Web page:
The 24-year-old, who was the youngest member of New Zealand’s 2010 FIFA World Cup squad in South Africa, says playing in the Oceania region is never easy.
“Island football is something you can only experience yourself, people usually don’t realise how difficult it can be until they try it.
“With the heat and the pitches it’s totally different from everything you experienced before as a professional,” Wood says.
“You have to adjust to it and take different measures, but it’s always a great campaign and I’m looking forward to it.”
The Leeds United striker believes the current All Whites squad assembled by coach Anthony Hudson has a bright future.
“This team can go very far if we stick together,” he says.
“We have a lot of young players coming through and if they get moulded by the right manager, which I think we have, we will go very far in the next four to five years.”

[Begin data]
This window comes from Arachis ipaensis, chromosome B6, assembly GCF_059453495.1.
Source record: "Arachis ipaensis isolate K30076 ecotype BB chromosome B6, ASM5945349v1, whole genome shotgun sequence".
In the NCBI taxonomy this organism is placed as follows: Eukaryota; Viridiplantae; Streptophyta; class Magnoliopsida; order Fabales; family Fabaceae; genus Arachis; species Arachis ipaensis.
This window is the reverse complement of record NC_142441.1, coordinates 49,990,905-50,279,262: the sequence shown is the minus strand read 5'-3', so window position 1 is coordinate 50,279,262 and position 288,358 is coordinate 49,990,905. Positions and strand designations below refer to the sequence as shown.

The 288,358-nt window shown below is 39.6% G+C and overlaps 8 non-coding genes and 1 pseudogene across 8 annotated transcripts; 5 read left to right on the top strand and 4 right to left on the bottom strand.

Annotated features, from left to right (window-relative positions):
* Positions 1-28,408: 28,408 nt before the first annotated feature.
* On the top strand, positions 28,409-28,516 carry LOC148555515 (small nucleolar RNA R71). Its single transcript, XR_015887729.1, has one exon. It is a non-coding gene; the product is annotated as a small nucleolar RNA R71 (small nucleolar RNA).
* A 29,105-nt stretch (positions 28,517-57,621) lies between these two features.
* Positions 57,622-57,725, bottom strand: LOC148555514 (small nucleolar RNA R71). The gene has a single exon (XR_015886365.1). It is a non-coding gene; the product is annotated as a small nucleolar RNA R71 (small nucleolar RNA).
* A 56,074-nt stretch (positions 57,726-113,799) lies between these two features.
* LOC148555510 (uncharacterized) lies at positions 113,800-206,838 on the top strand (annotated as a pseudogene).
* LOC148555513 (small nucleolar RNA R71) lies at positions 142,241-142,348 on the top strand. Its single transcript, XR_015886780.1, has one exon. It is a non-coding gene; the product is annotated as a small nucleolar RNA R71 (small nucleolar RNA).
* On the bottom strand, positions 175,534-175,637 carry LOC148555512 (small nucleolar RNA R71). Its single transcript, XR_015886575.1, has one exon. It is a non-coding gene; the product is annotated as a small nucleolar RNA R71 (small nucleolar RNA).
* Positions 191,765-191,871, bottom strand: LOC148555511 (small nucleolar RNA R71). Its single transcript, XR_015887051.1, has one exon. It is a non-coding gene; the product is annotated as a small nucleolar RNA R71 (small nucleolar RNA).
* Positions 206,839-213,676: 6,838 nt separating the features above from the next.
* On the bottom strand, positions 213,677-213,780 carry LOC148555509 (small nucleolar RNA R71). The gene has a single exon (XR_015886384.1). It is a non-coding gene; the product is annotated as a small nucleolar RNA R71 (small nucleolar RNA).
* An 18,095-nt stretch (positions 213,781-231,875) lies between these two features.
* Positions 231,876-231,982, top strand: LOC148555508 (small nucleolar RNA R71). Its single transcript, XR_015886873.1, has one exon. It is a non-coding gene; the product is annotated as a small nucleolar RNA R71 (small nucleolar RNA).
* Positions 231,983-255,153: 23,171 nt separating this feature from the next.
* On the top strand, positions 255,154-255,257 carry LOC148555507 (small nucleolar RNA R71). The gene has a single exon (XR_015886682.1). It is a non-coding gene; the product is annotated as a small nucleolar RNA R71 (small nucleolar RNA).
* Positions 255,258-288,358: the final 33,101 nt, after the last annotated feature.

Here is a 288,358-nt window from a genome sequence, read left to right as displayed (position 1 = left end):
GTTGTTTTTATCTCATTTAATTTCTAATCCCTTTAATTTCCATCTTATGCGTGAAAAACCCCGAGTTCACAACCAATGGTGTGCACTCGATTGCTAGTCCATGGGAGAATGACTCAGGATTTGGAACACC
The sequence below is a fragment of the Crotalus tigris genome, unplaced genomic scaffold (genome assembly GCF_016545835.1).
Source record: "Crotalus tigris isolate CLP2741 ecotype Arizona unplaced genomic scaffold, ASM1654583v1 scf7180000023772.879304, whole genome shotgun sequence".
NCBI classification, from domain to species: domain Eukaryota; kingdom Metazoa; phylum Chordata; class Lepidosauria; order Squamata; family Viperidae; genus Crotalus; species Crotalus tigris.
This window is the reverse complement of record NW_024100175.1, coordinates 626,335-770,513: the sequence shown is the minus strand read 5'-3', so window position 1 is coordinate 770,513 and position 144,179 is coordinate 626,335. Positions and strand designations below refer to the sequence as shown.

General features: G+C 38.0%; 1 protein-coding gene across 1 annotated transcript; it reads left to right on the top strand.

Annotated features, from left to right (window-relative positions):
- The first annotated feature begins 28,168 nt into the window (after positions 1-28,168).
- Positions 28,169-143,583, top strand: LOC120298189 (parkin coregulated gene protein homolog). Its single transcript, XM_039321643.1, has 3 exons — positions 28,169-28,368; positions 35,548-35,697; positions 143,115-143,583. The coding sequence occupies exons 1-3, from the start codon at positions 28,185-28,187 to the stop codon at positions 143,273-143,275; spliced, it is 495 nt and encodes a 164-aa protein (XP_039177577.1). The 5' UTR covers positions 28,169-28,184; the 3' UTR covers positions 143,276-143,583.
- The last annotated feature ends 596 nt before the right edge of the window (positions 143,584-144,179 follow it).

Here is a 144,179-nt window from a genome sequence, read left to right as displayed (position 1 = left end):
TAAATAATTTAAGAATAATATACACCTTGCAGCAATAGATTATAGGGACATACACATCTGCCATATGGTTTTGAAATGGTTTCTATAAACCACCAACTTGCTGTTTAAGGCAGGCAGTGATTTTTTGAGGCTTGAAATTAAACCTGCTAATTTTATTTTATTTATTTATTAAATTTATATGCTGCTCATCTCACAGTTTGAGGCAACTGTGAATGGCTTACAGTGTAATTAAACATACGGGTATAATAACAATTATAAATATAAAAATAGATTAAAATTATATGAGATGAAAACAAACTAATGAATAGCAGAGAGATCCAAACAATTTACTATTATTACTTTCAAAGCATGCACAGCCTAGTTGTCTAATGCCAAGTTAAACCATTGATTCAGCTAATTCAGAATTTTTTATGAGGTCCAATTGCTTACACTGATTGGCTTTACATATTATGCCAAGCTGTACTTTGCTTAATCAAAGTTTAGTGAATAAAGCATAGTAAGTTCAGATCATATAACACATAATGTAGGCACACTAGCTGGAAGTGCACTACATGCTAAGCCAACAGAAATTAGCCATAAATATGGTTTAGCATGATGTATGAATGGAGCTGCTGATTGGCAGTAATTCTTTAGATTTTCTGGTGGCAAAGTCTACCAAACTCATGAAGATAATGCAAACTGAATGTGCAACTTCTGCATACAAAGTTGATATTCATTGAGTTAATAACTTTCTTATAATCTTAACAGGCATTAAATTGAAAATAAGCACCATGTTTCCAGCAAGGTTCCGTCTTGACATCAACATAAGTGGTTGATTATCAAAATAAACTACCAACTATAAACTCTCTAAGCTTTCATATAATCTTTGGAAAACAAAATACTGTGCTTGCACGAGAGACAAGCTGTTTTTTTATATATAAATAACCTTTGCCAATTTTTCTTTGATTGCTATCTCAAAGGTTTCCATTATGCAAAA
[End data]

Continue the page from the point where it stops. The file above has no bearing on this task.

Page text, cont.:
The All Whites skipper insists the upcoming Nations Cup, which doubles as the second qualifying round for the 2018 FIFA World Cup, provides his side with a huge opportunity to make a mark on the international stage.
“It’s the biggest tournament in Oceania and it’s massively important because the Confederations Cup lies at the end of it,” Wood says.
“We need to go to PNG with the right mindset; we have to be ready to take on some tough teams.”
The All Whites will travel to Brisbane on Saturday for a training camp where they will play three games against local club sides.
Wood, who has earned 39 caps for New Zealand and scored 14 goals in the process, says the camp will be a vital part of the team’s Nations Cup preparations.
“It will be great to bond together because we never see each other, maybe just once or twice in a season, which is not enough.
“We need to know each other more in order to get that understanding,” he says.
“Especially with a young team like this, we need to find out what people are like, how they play and that will help us to click on the pitch.”
New Zealand will open their 2016 OFC Nations Cup campaign against Fiji on May 28.